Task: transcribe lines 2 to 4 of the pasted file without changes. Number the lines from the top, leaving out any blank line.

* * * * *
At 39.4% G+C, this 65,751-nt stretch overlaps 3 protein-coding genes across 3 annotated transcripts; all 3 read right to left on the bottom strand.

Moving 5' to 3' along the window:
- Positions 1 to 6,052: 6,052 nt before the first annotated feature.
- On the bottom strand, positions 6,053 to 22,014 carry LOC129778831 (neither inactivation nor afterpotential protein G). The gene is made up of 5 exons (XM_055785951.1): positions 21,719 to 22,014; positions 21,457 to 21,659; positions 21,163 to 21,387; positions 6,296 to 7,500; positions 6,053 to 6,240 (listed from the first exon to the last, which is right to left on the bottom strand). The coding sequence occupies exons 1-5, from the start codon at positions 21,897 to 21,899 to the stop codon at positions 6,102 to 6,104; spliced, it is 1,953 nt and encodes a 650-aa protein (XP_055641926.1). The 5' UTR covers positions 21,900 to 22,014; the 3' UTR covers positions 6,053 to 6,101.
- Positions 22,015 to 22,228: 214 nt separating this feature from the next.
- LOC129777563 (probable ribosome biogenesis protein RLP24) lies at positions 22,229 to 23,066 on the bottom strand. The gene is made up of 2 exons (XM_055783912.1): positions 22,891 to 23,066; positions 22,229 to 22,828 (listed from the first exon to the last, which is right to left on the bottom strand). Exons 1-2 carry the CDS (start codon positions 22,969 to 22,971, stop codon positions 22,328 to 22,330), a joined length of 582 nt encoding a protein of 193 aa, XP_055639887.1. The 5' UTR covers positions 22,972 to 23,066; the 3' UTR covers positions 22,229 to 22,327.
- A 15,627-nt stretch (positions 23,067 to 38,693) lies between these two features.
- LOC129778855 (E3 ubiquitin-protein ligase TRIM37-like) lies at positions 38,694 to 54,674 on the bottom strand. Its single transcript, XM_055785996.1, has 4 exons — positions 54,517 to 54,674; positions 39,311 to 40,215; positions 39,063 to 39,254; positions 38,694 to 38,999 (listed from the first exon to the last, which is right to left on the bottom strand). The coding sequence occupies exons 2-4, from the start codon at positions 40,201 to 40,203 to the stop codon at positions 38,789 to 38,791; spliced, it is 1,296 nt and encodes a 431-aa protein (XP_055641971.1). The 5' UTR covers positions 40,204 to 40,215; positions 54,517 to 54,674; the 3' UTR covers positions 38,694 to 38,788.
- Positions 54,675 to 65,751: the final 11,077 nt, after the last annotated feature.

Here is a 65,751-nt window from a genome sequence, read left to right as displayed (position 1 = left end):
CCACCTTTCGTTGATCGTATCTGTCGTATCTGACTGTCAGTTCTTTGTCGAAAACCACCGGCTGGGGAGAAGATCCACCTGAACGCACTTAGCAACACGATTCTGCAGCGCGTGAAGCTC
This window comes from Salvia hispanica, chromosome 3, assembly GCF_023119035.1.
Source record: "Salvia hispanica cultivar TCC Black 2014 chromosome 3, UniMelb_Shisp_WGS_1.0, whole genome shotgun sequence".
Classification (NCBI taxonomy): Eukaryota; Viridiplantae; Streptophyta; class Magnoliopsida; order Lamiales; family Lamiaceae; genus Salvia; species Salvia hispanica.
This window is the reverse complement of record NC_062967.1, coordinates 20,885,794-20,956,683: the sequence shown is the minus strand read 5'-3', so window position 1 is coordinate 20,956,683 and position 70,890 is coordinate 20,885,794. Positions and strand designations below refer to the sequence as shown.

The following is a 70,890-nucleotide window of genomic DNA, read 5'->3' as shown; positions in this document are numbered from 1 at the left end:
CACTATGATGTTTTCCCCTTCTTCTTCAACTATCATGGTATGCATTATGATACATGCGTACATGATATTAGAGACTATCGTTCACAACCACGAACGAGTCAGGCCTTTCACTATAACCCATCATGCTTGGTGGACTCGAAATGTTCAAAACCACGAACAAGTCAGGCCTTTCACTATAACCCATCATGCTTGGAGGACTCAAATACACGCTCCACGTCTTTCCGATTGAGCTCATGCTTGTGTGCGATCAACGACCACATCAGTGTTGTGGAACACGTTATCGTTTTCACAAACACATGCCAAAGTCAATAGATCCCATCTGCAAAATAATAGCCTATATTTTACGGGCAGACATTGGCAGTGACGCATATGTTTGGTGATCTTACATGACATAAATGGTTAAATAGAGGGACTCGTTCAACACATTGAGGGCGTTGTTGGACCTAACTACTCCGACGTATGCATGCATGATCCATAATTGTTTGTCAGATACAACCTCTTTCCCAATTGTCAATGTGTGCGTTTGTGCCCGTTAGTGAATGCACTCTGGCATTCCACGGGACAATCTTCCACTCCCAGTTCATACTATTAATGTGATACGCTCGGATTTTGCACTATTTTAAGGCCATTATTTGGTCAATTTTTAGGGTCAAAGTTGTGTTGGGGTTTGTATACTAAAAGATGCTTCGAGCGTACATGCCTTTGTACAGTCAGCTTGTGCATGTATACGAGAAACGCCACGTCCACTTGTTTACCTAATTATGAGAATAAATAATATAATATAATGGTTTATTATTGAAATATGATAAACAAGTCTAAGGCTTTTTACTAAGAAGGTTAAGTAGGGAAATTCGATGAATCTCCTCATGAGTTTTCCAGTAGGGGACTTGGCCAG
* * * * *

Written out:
Moving 5' to 3' along the window:
- Positions 1 to 6,052: 6,052 nt before the first annotated feature.
- On the bottom strand, positions 6,053 to 22,014 carry LOC129778831 (neither inactivation nor afterpotential protein G). The gene is made up of 5 exons (XM_055785951.1): positions 21,719 to 22,014; positions 21,457 to 21,659; positions 21,163 to 21,387; positions 6,296 to 7,500; positions 6,053 to 6,240 (listed from the first exon to the last, which is right to left on the bottom strand). The coding sequence occupies exons 1-5, from the start codon at positions 21,897 to 21,899 to the stop codon at positions 6,102 to 6,104; spliced, it is 1,953 nt and encodes a 650-aa protein (XP_055641926.1). The 5' UTR covers positions 21,900 to 22,014; the 3' UTR covers positions 6,053 to 6,101.